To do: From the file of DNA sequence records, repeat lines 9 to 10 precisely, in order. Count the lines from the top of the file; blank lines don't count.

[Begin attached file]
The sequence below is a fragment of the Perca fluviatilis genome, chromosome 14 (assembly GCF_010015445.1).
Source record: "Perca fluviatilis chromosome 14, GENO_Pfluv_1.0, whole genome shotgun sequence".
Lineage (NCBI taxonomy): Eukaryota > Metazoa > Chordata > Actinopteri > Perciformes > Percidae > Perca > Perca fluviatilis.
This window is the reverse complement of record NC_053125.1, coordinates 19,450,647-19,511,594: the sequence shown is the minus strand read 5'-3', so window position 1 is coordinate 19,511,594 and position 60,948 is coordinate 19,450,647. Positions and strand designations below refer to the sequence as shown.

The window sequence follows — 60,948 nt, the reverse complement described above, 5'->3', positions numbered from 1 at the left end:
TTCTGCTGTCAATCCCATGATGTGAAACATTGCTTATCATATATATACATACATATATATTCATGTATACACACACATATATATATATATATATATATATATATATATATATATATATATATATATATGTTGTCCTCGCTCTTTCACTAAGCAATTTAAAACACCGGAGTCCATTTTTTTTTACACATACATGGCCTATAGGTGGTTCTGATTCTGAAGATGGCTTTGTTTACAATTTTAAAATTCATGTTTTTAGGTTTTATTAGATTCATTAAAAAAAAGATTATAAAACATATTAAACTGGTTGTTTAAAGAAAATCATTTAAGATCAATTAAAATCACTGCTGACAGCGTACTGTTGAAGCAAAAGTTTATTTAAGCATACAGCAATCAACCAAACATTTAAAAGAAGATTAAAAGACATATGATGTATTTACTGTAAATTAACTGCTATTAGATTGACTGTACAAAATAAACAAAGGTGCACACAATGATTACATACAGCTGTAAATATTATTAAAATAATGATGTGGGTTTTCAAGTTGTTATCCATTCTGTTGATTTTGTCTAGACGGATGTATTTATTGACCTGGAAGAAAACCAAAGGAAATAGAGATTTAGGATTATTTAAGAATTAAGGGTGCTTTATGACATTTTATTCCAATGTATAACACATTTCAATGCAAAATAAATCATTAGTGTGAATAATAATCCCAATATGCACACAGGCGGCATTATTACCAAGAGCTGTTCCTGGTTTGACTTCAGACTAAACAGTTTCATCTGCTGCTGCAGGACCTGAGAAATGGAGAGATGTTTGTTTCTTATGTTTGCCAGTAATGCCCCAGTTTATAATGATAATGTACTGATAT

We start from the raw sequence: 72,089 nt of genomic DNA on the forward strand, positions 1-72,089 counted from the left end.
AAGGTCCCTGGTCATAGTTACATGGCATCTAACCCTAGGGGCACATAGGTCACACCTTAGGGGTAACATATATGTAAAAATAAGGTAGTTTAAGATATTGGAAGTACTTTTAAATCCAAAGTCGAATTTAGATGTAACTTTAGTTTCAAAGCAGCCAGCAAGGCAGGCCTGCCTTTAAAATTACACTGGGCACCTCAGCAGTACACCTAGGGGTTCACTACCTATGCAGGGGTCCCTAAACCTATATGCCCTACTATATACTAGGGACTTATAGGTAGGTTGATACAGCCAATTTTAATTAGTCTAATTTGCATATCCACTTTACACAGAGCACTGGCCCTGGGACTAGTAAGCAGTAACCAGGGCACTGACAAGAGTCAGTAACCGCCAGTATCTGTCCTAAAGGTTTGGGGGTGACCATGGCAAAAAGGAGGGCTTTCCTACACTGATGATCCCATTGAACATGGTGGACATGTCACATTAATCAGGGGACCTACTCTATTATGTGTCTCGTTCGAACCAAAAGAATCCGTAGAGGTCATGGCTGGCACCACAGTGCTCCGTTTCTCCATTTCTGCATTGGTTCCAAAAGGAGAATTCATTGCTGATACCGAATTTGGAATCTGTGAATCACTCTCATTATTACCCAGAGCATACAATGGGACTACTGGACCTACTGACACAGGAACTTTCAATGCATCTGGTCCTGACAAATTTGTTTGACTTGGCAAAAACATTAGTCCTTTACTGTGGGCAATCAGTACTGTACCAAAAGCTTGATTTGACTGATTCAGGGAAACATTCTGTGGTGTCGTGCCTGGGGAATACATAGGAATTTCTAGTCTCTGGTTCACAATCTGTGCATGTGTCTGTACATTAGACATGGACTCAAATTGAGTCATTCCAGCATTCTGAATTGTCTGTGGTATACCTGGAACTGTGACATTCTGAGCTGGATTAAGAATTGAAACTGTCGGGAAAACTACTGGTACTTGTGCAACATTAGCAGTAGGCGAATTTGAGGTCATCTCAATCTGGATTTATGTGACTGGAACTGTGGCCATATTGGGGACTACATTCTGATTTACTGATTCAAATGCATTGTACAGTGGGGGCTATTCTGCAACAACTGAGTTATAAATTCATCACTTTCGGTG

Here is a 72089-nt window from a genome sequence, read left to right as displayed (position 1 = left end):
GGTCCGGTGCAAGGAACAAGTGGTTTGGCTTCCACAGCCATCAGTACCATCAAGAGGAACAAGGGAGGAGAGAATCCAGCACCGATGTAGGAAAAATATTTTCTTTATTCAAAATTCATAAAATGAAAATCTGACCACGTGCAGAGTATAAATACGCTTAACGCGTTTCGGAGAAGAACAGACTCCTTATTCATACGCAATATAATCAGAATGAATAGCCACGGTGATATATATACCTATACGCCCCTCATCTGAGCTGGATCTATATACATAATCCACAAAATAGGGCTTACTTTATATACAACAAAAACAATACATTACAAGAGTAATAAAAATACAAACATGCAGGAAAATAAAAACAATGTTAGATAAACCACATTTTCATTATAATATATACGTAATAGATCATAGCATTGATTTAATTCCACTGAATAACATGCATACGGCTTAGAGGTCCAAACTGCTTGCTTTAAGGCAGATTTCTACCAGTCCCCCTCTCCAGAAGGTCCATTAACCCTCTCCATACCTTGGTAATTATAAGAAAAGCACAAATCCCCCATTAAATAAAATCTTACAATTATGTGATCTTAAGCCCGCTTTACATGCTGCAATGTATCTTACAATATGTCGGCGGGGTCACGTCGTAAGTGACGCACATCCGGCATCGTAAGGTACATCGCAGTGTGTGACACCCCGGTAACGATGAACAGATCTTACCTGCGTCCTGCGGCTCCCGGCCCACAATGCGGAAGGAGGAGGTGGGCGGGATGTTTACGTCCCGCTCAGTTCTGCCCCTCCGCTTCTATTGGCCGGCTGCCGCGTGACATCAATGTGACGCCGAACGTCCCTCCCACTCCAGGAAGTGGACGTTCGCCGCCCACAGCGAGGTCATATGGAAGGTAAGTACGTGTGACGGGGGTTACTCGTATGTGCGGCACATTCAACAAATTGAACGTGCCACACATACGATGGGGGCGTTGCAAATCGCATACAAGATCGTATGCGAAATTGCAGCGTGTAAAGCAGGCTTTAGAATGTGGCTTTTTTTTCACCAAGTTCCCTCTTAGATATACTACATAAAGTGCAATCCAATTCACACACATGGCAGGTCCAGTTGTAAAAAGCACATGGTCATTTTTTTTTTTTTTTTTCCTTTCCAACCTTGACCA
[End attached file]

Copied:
Here is a 72089-nt window from a genome sequence, read left to right as displayed (position 1 = left end):
GGTCCGGTGCAAGGAACAAGTGGTTTGGCTTCCACAGCCATCAGTACCATCAAGAGGAACAAGGGAGGAGAGAATCCAGCACCGATGTAGGAAAAATATTTTCTTTATTCAAAATTCATAAAATGAAAATCTGACCACGTGCAGAGTATAAATACGCTTAACGCGTTTCGGAGAAGAACAGACTCCTTATTCATACGCAATATAATCAGAATGAATAGCCACGGTGATATATATACCTATACGCCCCTCATCTGAGCTGGATCTATATACATAATCCACAAAATAGGGCTTACTTTATATACAACAAAAACAATACATTACAAGAGTAATAAAAATACAAACATGCAGGAAAATAAAAACAATGTTAGATAAACCACATTTTCATTATAATATATACGTAATAGATCATAGCATTGATTTAATTCCACTGAATAACATGCATACGGCTTAGAGGTCCAAACTGCTTGCTTTAAGGCAGATTTCTACCAGTCCCCCTCTCCAGAAGGTCCATTAACCCTCTCCATACCTTGGTAATTATAAGAAAAGCACAAATCCCCCATTAAATAAAATCTTACAATTATGTGATCTTAAGCCCGCTTTACATGCTGCAATGTATCTTACAATATGTCGGCGGGGTCACGTCGTAAGTGACGCACATCCGGCATCGTAAGGTACATCGCAGTGTGTGACACCCCGGTAACGATGAACAGATCTTACCTGCGTCCTGCGGCTCCCGGCCCACAATGCGGAAGGAGGAGGTGGGCGGGATGTTTACGTCCCGCTCAGTTCTGCCCCTCCGCTTCTATTGGCCGGCTGCCGCGTGACATCAATGTGACGCCGAACGTCCCTCCCACTCCAGGAAGTGGACGTTCGCCGCCCACAGCGAGGTCATATGGAAGGTAAGTACGTGTGACGGGGGTTACTCGTATGTGCGGCACATTCAACAAATTGAACGTGCCACACATACGATGGGGGCGTTGCAAATCGCATACAAGATCGTATGCGAAATTGCAGCGTGTAAAGCAGGCTTTAGAATGTGGCTTTTTTTTCACCAAGTTCCCTCTTAGATATACTACATAAAGTGCAATCCAATTCACACACATGGCAGGTCCAGTTGTAAAAAGCACATGGTCATTTTTTTTTTTTTTTTTCCTTTCCAACCTTGACCA